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For some reason, I will not have live output when piping the command output of e.g. SSH to sed:

ssh someuser@somehost 2>&1 | sed -e "s/\[32//g" | tee logging

I suspected that the output dit not have newlines, but when i remove the sed command and run:

wc -l logging

It returns 6, which is the correct number of returns. Does anybody have an idea what i am missing here?

[EDIT] I completely forgot to mention the following: running

ssh someuser@somehost 2>&1 | sed -e "s/\[32//g"

returns all values no problem, however, as soon as i add tee into the mix, i won't get outputs until I hit ^C... Not even standard output redirection works (ssh someuser@somehost 2>&1 | sed -e "s/[32//g" > file). Just ssh with tee also works fine.

  • Possibly related: Turn off buffering in pipe – steeldriver Nov 17 '18 at 3:03
  • It's the same old buffering problem -- on linux, you can work it around by replacing the sed ... with stdbuf -oL sed .... Though notice that you won't have echoing and prompting in the interactive ssh if you use sed at all (with or without tee). If your case, I wonder why you aren't simply using script(1). – mosvy Nov 17 '18 at 16:12
  • or if sed is GNU sed, use sed -u. – mosvy Nov 17 '18 at 16:19
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The stream editor, sed, buffers, disable with '-u' or '--unbuffered'.

tail -f some/log_file | sed -u 's/foo//g' | grep bar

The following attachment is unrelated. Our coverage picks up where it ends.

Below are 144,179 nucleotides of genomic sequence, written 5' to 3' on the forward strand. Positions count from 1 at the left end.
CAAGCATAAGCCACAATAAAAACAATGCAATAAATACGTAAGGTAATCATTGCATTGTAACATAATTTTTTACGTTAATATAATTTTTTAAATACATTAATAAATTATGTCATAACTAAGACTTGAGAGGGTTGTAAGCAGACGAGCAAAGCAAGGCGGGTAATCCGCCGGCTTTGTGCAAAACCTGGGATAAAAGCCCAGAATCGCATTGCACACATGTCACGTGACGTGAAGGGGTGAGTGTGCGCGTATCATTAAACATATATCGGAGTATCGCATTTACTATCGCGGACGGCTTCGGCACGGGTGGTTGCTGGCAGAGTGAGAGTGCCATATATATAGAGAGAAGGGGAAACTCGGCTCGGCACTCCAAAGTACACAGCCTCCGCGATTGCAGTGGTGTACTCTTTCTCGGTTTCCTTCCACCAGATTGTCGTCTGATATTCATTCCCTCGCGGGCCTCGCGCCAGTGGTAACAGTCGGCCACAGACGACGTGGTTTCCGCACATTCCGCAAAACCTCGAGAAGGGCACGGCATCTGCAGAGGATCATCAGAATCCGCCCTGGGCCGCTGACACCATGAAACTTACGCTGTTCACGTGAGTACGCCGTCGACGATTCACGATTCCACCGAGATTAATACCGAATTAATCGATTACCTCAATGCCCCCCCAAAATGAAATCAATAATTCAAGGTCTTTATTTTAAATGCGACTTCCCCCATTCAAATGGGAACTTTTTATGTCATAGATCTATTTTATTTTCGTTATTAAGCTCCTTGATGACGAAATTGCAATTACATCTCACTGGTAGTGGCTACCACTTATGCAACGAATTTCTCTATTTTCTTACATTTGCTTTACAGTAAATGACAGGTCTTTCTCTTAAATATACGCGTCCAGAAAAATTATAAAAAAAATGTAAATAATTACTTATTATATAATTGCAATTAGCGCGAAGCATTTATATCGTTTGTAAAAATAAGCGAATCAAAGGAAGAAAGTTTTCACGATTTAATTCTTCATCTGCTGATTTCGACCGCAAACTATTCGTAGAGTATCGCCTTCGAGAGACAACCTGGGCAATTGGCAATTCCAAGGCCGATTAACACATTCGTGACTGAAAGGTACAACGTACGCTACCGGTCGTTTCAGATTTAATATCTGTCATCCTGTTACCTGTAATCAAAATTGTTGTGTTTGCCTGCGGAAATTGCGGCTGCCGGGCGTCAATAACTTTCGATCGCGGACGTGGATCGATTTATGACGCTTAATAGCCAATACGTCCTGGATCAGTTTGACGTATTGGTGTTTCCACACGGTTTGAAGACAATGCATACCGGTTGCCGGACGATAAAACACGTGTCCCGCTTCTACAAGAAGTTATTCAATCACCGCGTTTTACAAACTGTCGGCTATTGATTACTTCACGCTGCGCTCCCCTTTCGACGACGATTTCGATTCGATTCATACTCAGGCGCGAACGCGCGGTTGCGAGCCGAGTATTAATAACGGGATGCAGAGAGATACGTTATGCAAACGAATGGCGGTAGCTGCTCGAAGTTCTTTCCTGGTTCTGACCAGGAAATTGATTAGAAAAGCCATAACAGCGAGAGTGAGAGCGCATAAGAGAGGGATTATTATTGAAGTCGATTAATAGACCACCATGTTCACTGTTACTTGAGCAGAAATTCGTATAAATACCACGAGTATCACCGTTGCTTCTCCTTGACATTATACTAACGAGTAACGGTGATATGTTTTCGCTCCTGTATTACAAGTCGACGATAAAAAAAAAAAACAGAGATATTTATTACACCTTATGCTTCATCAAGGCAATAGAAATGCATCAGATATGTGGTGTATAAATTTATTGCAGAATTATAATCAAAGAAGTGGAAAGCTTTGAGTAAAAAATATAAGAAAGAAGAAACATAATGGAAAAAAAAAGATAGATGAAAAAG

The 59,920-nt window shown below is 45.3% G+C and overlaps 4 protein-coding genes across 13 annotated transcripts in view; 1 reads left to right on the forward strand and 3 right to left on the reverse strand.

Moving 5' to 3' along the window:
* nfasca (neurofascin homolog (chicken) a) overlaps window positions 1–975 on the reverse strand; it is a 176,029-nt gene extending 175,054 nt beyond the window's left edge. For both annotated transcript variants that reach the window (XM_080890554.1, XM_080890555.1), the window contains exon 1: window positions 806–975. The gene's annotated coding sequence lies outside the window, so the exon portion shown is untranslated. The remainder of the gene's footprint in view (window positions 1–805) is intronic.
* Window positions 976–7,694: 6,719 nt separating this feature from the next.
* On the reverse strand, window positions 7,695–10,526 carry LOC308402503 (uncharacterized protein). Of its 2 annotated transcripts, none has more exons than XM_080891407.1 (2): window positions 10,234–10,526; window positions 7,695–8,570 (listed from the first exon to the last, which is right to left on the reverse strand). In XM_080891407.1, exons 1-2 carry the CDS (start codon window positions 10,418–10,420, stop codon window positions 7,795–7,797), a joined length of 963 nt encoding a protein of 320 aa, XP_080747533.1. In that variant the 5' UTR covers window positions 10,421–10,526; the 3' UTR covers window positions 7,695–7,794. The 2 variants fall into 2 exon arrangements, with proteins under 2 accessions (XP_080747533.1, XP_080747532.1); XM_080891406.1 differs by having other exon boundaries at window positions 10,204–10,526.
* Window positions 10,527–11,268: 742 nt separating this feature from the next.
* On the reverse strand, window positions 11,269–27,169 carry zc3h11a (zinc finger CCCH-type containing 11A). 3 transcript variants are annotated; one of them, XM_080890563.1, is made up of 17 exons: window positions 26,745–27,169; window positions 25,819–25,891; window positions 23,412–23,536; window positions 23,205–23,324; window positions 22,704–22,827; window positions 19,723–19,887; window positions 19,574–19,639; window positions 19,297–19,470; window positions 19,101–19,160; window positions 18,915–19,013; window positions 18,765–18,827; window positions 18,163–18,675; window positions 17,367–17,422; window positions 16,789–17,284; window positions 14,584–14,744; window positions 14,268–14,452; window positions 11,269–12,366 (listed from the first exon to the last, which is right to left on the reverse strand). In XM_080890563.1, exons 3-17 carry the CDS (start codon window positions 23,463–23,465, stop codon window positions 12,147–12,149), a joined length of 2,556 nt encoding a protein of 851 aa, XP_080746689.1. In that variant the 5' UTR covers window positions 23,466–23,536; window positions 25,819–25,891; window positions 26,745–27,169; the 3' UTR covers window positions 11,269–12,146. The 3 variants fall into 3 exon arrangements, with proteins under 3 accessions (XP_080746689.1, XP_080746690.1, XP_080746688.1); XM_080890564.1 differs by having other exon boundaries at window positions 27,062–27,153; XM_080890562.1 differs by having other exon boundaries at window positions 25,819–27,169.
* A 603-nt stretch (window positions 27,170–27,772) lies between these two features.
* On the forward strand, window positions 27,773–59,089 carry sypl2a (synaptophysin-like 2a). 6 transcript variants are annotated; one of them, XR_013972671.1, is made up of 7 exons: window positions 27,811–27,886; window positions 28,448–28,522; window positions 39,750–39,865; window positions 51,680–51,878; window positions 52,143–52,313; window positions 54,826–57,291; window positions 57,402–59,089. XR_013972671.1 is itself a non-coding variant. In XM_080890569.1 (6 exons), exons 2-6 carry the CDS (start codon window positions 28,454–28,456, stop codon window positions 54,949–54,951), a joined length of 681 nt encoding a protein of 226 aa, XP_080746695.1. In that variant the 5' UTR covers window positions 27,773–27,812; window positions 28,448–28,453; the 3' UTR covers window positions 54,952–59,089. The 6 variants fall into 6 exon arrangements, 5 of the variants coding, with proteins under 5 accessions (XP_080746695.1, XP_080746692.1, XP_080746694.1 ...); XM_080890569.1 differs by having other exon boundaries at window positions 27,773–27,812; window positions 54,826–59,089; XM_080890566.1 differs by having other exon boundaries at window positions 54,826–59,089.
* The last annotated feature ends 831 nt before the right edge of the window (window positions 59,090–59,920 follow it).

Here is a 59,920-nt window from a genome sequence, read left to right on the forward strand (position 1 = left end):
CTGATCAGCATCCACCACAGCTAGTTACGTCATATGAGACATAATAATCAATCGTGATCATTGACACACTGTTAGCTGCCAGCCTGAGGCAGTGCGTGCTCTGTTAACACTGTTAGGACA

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When you run ssh user@somehost without an explicit command, you're requesting ssh to start an interactive shell on the remote machine.

An interactive shell (such as bash) typically wants to have a terminal available, since it will use terminal commands to implement improved experience when editing the command line and browsing the history. (Terminal commands allow full-screen control.)

But ssh will only allocate a terminal by default (also called a pseudo-terminal) if its standard output is connected to a terminal.

If you simply run ssh user@somehost from a terminal program (such as gnome-terminal, rxvt, xterm, etc.), then its standard output will be a terminal, so ssh will create a pseudo-terminal and the remote interactive shell will behave nicely.

If you pipe ssh through something (anything), like ssh user@somehost | cat, then its standard output will be a pipe (and not the terminal), so ssh will not create a terminal and that might make the remote interactive shell misbehave.

A possible solution is to force ssh to create a pseudo-terminal, by passing it the -t option, like ssh -t user@somehost | cat, which might help. (Also, you might need a double option -tt to force allocation of the pseudo-terminal.)

Another possibility, if you're running ssh mainly because you're interested on a specific command, is to run the specific command from the ssh command line, such as ssh user@somehost mycommand | cat. If you run a specific command, an interactive shell does not get involved, in which case having a terminal available is likely not going to cause any issues.

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  • Nope, sadly the -t option does not help... – Matthias Cotting Nov 17 '18 at 12:09
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I would try the same command with the following addition:

ssh someuser@somehost 2>&1 | sed -e "s/\[32//g" | tee --output-error=warn logging

With that, you should be able to see if there is an error in writing to stdout. Let me know if that helps.

You could install expect, then try:

unbuffer ssh someuser@somehost 2>&1 | sed -e "s/\[32//g" | tee logging
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